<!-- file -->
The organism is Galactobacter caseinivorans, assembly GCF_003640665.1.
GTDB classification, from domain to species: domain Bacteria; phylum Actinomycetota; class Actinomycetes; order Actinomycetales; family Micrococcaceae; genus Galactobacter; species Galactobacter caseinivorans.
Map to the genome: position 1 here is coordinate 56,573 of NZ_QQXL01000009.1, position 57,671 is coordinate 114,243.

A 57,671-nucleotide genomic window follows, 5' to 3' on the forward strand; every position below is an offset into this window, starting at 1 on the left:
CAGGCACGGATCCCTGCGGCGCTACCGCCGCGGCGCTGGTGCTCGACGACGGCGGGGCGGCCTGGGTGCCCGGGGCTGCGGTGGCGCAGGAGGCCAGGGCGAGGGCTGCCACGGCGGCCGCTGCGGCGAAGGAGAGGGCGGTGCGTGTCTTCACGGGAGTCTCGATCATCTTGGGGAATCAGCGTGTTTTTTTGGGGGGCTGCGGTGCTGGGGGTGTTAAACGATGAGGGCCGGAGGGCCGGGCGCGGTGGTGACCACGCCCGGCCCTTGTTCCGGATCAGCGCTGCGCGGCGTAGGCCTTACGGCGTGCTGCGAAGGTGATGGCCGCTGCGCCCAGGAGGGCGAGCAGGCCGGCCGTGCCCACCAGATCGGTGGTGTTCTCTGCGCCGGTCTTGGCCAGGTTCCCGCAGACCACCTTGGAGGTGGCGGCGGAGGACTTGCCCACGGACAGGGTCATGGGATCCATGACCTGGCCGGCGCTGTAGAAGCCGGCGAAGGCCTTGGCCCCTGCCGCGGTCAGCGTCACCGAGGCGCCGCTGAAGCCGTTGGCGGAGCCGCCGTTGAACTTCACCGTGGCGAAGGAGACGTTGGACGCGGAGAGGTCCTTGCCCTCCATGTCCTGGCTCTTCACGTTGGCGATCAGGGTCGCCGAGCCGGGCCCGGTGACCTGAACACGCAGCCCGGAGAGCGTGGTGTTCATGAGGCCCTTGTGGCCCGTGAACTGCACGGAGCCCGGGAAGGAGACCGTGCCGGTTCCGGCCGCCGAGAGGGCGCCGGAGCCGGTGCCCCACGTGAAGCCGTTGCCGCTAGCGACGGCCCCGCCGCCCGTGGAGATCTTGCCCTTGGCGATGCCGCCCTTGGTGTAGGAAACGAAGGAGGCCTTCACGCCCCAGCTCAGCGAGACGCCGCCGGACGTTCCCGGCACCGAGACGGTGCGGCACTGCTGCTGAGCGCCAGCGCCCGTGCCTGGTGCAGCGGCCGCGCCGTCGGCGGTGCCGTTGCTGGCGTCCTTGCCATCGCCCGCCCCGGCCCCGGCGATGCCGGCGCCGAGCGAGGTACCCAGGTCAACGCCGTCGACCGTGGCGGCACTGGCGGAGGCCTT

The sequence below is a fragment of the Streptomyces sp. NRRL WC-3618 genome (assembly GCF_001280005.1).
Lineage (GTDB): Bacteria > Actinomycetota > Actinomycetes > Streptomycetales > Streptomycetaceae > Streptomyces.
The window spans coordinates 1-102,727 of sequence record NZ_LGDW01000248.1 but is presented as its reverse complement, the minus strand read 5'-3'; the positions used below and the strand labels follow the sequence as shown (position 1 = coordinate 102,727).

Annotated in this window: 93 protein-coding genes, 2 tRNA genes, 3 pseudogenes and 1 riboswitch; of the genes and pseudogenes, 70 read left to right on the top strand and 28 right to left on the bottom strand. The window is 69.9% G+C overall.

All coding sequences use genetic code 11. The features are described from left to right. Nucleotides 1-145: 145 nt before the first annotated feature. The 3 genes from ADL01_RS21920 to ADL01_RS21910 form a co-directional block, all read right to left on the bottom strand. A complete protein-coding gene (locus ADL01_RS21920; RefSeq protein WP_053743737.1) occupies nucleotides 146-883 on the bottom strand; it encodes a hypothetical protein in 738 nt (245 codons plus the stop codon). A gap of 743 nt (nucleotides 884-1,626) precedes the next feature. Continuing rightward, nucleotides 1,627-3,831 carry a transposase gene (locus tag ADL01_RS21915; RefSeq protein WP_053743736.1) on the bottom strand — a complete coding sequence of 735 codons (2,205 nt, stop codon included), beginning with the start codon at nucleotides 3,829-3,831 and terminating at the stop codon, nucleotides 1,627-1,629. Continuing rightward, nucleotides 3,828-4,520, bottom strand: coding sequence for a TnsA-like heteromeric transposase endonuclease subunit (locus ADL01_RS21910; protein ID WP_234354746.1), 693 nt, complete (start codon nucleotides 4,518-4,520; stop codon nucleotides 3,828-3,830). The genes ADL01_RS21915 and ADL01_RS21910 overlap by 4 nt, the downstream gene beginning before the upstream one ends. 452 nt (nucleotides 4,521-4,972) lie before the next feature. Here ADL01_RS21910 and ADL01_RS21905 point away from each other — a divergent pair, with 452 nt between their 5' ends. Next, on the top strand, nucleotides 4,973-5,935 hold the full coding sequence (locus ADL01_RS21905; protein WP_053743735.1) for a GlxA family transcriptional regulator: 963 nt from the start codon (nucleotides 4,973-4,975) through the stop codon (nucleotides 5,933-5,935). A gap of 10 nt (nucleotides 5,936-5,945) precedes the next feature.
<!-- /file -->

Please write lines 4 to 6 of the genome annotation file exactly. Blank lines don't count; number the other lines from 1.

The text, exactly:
A 57,671-nucleotide genomic window follows, 5' to 3' on the forward strand; every position below is an offset into this window, starting at 1 on the left:
CAGGCACGGATCCCTGCGGCGCTACCGCCGCGGCGCTGGTGCTCGACGACGGCGGGGCGGCCTGGGTGCCCGGGGCTGCGGTGGCGCAGGAGGCCAGGGCGAGGGCTGCCACGGCGGCCGCTGCGGCGAAGGAGAGGGCGGTGCGTGTCTTCACGGGAGTCTCGATCATCTTGGGGAATCAGCGTGTTTTTTTGGGGGGCTGCGGTGCTGGGGGTGTTAAACGATGAGGGCCGGAGGGCCGGGCGCGGTGGTGACCACGCCCGGCCCTTGTTCCGGATCAGCGCTGCGCGGCGTAGGCCTTACGGCGTGCTGCGAAGGTGATGGCCGCTGCGCCCAGGAGGGCGAGCAGGCCGGCCGTGCCCACCAGATCGGTGGTGTTCTCTGCGCCGGTCTTGGCCAGGTTCCCGCAGACCACCTTGGAGGTGGCGGCGGAGGACTTGCCCACGGACAGGGTCATGGGATCCATGACCTGGCCGGCGCTGTAGAAGCCGGCGAAGGCCTTGGCCCCTGCCGCGGTCAGCGTCACCGAGGCGCCGCTGAAGCCGTTGGCGGAGCCGCCGTTGAACTTCACCGTGGCGAAGGAGACGTTGGACGCGGAGAGGTCCTTGCCCTCCATGTCCTGGCTCTTCACGTTGGCGATCAGGGTCGCCGAGCCGGGCCCGGTGACCTGAACACGCAGCCCGGAGAGCGTGGTGTTCATGAGGCCCTTGTGGCCCGTGAACTGCACGGAGCCCGGGAAGGAGACCGTGCCGGTTCCGGCCGCCGAGAGGGCGCCGGAGCCGGTGCCCCACGTGAAGCCGTTGCCGCTAGCGACGGCCCCGCCGCCCGTGGAGATCTTGCCCTTGGCGATGCCGCCCTTGGTGTAGGAAACGAAGGAGGCCTTCACGCCCCAGCTCAGCGAGACGCCGCCGGACGTTCCCGGCACCGAGACGGTGCGGCACTGCTGCTGAGCGCCAGCGCCCGTGCCTGGTGCAGCGGCCGCGCCGTCGGCGGTGCCGTTGCTGGCGTCCTTGCCATCGCCCGCCCCGGCCCCGGCGATGCCGGCGCCGAGCGAGGTACCCAGGTCAACGCCGTCGACCGTGGCGGCACTGGCGGAGGCCTT

The sequence below is a fragment of the Streptomyces sp. NRRL WC-3618 genome (assembly GCF_001280005.1).